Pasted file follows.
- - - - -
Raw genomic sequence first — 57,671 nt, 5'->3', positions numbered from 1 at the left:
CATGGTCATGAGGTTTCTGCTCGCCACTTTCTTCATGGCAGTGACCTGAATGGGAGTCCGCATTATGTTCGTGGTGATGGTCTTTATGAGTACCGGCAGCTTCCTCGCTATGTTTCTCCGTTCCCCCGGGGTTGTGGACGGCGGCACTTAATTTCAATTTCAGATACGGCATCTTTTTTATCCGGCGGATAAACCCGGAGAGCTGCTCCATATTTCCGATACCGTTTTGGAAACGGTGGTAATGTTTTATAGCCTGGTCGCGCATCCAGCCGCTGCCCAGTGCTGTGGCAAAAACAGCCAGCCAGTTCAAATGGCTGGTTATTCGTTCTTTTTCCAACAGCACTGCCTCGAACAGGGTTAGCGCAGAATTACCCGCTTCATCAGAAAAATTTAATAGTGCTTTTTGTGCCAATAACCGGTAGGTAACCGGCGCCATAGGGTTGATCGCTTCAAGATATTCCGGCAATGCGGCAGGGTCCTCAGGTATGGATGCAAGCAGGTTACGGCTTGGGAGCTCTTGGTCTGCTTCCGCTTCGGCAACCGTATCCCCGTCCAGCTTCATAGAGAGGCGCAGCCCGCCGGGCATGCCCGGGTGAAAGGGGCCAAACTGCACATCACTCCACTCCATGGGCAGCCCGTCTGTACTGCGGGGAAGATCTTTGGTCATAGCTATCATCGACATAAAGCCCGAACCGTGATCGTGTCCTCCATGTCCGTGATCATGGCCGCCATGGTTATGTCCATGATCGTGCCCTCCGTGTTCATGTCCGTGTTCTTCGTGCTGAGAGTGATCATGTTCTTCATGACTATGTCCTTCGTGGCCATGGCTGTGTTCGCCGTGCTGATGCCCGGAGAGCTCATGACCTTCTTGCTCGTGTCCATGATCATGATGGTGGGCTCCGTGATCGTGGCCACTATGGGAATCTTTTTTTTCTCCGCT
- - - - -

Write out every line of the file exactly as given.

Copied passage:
Raw genomic sequence first — 57,671 nt, 5'->3', positions numbered from 1 at the left:
CATGGTCATGAGGTTTCTGCTCGCCACTTTCTTCATGGCAGTGACCTGAATGGGAGTCCGCATTATGTTCGTGGTGATGGTCTTTATGAGTACCGGCAGCTTCCTCGCTATGTTTCTCCGTTCCCCCGGGGTTGTGGACGGCGGCACTTAATTTCAATTTCAGATACGGCATCTTTTTTATCCGGCGGATAAACCCGGAGAGCTGCTCCATATTTCCGATACCGTTTTGGAAACGGTGGTAATGTTTTATAGCCTGGTCGCGCATCCAGCCGCTGCCCAGTGCTGTGGCAAAAACAGCCAGCCAGTTCAAATGGCTGGTTATTCGTTCTTTTTCCAACAGCACTGCCTCGAACAGGGTTAGCGCAGAATTACCCGCTTCATCAGAAAAATTTAATAGTGCTTTTTGTGCCAATAACCGGTAGGTAACCGGCGCCATAGGGTTGATCGCTTCAAGATATTCCGGCAATGCGGCAGGGTCCTCAGGTATGGATGCAAGCAGGTTACGGCTTGGGAGCTCTTGGTCTGCTTCCGCTTCGGCAACCGTATCCCCGTCCAGCTTCATAGAGAGGCGCAGCCCGCCGGGCATGCCCGGGTGAAAGGGGCCAAACTGCACATCACTCCACTCCATGGGCAGCCCGTCTGTACTGCGGGGAAGATCTTTGGTCATAGCTATCATCGACATAAAGCCCGAACCGTGATCGTGTCCTCCATGTCCGTGATCATGGCCGCCATGGTTATGTCCATGATCGTGCCCTCCGTGTTCATGTCCGTGTTCTTCGTGCTGAGAGTGATCATGTTCTTCATGACTATGTCCTTCGTGGCCATGGCTGTGTTCGCCGTGCTGATGCCCGGAGAGCTCATGACCTTCTTGCTCGTGTCCATGATCATGATGGTGGGCTCCGTGATCGTGGCCACTATGGGAATCTTTTTTTTCTCCGCT